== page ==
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Most Major Markets Continue Slow Economic Recovery

Most Major Markets Continue Slow Economic Recovery

Most major markets continued to regain some previously lost jobs in August, but annual employment losses remain deep.

In the past few months, several states and cities re-imposed tighter restrictions on businesses and residents due to increased COVID-19 infection rates, but there has still been some economic recovery in many of the nation’s top metropolitan areas.

The list of markets with the steepest annual job losses during the current recession was virtually unchanged from last month. According to the Bureau of Labor Statistics (BLS), New York is still atop the list of steepest declines with about 883,000 jobs lost in the year-ending August 2020. Though steep, that is at least an improvement from the bottom point of 1.4 million jobs lost in the year-ending April.

Los Angeles and Chicago again ranked as bottom performers. However, while Chicago recouped almost 30,000 jobs between July and August, Los Angeles lost an additional 19,000 jobs compared to last month. In fact, Los Angeles and the Bay Area both experienced intensified annual job losses compared to last month, but monthly comparisons are more complicated, as the BLS data is not seasonally adjusted.

Boston’s annual job loss improved in August, but the annual decline remained significant, with nearly 300,000 positions lost. Philadelphia, Washington, DC, and Detroit logged annual losses of about 200,000 to 230,000 jobs as of August. The average improvement from the previous month for these metros was about 27,000 jobs each, though the mitigation in the nation’s capital was the most notable.

Anaheim, Houston and Minneapolis again rounded out the list of the nation’s steepest job losses, but declines softened by about 15,000 jobs in each market. Aside from New York, the greatest improved employment situations were seen in Washington, DC and Boston, where more than 40,000 jobs were regained.

A total of 113 of the RealPage 150 markets had fewer jobs lost in the year-ending August than in July, four less than last month. More strict economic and business controls as the virus spreads are hindering a broader recovery. In addition to Los Angeles and the Bay Area, several Florida markets had slightly steeper annual employment losses in August compared to July, with Fort Lauderdale, Orlando, Tampa, and Jacksonville bearing the brunt.

With most markets recovering slowly, 22 of the largest 150 apartment markets lost at least 100,000 jobs in August’s report compared to 23 markets with similar losses last month, and 49 markets in April. Twenty-five markets lost between 50,000 and 99,999 jobs – the same as last month. Combined, the jobs lost in the 10 worst markets accounted for 30% of the total losses for the U.S. The next 10 markets for job losses accounted for another 12.9% of total job loss.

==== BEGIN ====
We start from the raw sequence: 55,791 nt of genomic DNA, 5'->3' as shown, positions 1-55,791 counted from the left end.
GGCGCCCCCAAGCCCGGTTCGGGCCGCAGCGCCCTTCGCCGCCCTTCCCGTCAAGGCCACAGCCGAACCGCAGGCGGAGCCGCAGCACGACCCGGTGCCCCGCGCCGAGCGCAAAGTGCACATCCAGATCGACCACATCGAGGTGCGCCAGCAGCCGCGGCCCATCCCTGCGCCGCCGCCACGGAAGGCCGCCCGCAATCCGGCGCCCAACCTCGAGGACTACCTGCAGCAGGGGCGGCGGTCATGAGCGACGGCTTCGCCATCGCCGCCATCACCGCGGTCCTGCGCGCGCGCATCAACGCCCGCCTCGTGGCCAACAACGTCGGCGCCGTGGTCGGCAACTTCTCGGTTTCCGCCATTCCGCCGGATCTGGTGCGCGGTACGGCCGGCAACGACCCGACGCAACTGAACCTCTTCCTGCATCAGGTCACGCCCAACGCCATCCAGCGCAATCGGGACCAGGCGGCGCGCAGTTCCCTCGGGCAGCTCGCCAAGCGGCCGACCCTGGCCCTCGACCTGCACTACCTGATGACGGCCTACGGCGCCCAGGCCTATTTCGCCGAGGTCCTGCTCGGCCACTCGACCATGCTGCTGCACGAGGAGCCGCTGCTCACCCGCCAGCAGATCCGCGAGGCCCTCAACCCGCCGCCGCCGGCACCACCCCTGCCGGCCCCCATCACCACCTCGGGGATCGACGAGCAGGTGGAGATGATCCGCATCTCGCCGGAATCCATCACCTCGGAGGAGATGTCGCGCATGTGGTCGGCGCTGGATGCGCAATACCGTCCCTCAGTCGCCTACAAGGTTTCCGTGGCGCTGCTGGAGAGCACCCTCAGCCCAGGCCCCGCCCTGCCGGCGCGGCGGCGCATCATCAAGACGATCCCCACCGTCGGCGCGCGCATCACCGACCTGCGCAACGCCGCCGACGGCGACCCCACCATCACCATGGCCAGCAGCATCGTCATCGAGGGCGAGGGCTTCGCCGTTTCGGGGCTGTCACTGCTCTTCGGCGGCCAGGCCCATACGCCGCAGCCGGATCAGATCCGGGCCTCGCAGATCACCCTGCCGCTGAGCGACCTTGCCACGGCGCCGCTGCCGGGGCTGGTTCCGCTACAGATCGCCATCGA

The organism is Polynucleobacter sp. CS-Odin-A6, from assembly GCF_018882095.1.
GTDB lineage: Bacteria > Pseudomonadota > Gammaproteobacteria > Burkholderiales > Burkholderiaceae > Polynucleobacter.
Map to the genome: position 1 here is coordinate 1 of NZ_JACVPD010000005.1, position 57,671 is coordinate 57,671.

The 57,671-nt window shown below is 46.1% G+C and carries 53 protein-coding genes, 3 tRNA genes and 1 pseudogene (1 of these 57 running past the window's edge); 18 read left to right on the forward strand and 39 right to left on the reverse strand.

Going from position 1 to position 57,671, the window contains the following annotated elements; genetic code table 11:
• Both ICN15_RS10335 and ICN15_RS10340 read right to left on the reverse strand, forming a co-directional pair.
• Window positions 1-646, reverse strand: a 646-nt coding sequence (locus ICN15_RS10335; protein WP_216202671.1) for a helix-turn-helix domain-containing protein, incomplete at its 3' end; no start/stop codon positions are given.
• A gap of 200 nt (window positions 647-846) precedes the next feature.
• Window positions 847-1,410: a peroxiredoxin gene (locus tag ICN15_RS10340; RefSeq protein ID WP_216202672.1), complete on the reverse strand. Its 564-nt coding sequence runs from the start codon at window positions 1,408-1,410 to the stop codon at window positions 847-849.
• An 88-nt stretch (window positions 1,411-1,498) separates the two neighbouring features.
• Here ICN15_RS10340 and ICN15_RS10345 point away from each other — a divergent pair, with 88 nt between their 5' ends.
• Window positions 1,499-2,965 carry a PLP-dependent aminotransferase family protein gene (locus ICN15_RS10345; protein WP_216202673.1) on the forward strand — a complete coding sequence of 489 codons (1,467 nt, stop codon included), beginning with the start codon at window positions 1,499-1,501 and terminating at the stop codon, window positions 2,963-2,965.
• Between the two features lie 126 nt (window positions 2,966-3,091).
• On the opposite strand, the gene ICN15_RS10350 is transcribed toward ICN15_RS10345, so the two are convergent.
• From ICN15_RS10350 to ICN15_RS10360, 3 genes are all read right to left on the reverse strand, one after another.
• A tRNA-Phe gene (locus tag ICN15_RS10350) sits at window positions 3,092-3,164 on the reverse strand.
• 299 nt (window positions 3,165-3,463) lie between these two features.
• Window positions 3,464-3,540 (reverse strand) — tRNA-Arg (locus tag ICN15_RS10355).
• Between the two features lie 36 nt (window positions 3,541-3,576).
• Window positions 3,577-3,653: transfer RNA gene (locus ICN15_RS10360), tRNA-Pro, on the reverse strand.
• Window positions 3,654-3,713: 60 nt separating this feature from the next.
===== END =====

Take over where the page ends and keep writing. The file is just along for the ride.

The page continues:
After leading for two months, New York no longer tops the list for steepest job loss as a percentage of total employment for August 2020. According to the BLS, New York and Las Vegas were the returning major markets on the list, although Oakland joined as well this month.

The range of percentage job losses continues to improve each month with a difference of about 20 to 30 basis points (bps) from the lowest to highest on this month’s list. Last month’s list had percentage losses ranging from 12.2% to 14.2%, while the markets on August’s list range from losses of 11.7% to 14%, as the economy continues to show signs of slow improvement.

Although a small market, Hawaii’s Urban Honolulu leads this month’s list with a 14% decrease in employment from last year as the Aloha state’s strict quarantine restrictions and remote accessibility continue to stymie recovery.

As has been the case throughout the current recession, most of the markets that have been the least affected by the lockdowns and economic turmoil have been small markets that are generally anchored by large universities or government employment centers. The largest markets with milder job losses include Chattanooga, TN (-1.5%), Austin (-2.7%), Indianapolis (-2.8%), Dallas (-3.1%), and Salt Lake City, UT (-3.2%).